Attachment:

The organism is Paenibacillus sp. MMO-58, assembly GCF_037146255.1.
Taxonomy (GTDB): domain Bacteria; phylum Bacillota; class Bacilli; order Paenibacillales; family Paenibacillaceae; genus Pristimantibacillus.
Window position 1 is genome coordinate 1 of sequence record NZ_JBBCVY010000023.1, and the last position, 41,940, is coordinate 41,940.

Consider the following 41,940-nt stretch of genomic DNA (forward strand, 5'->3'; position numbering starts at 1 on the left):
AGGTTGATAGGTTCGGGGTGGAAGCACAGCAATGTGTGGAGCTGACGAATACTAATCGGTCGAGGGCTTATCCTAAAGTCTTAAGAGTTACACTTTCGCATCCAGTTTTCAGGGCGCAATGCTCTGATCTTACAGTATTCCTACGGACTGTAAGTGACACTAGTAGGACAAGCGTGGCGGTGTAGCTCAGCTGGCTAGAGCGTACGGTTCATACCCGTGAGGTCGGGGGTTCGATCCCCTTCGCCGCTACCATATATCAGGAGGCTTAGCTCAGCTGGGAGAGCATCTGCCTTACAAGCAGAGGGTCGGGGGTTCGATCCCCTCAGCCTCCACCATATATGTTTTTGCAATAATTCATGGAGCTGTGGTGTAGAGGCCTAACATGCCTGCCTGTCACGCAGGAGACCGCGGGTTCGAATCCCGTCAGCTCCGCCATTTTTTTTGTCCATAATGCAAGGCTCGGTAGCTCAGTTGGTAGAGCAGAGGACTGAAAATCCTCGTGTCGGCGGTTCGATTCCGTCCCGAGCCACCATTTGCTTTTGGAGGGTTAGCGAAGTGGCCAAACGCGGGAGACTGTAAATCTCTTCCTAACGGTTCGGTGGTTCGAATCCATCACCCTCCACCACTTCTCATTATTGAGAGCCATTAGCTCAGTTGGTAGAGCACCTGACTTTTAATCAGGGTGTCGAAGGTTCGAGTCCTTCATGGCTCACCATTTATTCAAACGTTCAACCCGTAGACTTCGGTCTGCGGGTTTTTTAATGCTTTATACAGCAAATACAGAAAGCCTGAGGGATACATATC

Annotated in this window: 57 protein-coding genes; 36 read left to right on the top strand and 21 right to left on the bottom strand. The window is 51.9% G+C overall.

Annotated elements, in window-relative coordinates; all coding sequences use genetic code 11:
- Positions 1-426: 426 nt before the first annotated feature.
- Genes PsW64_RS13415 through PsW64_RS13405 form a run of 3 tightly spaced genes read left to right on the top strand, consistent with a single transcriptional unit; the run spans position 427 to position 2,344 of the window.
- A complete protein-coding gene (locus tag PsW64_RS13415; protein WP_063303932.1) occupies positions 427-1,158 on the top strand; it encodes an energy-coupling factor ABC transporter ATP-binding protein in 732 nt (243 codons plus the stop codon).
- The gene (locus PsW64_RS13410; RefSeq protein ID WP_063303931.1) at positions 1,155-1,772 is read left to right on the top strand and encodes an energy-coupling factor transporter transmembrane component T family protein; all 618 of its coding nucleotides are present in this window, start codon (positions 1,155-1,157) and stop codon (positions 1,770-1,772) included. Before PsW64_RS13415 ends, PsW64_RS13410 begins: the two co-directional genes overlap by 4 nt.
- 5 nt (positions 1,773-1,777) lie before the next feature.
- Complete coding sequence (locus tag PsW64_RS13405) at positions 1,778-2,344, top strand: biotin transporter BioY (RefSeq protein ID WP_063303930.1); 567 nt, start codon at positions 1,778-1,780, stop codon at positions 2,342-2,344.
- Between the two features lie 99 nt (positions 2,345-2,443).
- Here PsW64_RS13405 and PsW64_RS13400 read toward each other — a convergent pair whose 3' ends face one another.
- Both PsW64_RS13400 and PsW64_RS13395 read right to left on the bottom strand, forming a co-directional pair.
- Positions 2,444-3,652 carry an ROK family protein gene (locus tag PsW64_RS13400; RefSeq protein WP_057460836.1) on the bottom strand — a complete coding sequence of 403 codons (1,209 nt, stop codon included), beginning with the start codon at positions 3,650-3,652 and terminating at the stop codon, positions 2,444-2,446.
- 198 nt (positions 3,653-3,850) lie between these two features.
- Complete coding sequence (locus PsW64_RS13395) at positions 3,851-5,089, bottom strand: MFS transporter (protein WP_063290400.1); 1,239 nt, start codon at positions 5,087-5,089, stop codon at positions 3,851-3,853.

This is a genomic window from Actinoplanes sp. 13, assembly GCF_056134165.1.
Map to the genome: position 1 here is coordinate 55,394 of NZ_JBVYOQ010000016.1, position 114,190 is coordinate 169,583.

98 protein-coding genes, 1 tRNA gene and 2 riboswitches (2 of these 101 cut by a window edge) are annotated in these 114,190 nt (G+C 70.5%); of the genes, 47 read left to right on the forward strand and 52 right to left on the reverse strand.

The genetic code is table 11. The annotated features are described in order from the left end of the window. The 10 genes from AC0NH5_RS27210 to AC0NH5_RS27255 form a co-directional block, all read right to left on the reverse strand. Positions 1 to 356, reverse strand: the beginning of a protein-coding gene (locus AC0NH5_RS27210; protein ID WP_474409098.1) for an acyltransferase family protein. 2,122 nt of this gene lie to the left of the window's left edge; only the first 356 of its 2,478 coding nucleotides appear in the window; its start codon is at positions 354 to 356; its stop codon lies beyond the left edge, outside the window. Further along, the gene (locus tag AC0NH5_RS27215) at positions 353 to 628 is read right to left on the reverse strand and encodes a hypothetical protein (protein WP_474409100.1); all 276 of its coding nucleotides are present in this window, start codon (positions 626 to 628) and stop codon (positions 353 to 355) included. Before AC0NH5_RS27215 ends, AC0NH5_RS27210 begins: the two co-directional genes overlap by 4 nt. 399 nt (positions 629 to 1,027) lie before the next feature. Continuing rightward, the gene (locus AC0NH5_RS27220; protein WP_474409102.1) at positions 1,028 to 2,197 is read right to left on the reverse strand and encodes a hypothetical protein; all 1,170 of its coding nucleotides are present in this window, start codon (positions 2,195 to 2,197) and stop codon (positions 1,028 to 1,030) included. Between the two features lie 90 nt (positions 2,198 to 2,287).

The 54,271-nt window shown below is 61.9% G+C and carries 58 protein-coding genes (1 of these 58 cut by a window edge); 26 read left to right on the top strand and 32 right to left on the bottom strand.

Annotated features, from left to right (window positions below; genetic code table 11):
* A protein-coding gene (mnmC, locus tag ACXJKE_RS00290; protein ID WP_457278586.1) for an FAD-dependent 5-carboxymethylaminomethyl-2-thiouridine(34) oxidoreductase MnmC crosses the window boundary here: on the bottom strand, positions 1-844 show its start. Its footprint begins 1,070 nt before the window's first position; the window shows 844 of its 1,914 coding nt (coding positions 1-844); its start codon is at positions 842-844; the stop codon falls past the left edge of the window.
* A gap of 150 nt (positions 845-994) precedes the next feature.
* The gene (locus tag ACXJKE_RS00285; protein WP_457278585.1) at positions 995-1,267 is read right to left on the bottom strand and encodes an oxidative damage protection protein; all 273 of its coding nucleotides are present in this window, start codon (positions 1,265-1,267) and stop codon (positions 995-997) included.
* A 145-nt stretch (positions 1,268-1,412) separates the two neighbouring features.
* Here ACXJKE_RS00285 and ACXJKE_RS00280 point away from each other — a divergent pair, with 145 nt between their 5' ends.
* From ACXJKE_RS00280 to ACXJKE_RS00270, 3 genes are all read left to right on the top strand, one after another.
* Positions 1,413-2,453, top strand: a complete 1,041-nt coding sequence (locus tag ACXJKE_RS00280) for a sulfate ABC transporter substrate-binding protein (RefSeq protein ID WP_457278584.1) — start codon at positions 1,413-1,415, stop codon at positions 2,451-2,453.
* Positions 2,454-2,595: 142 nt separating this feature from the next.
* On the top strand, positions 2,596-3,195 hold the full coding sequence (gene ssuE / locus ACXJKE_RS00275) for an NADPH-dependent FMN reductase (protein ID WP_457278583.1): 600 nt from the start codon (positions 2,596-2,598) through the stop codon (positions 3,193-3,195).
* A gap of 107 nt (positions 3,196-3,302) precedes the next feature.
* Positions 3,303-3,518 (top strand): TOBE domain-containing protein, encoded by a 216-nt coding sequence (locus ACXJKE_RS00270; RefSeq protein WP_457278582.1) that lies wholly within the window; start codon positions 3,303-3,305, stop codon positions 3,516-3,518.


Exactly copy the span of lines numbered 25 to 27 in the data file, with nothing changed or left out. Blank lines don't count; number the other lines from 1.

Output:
Annotated features, from left to right (window positions below; genetic code table 11):
* A protein-coding gene (mnmC, locus tag ACXJKE_RS00290; protein ID WP_457278586.1) for an FAD-dependent 5-carboxymethylaminomethyl-2-thiouridine(34) oxidoreductase MnmC crosses the window boundary here: on the bottom strand, positions 1-844 show its start. Its footprint begins 1,070 nt before the window's first position; the window shows 844 of its 1,914 coding nt (coding positions 1-844); its start codon is at positions 842-844; the stop codon falls past the left edge of the window.
* A gap of 150 nt (positions 845-994) precedes the next feature.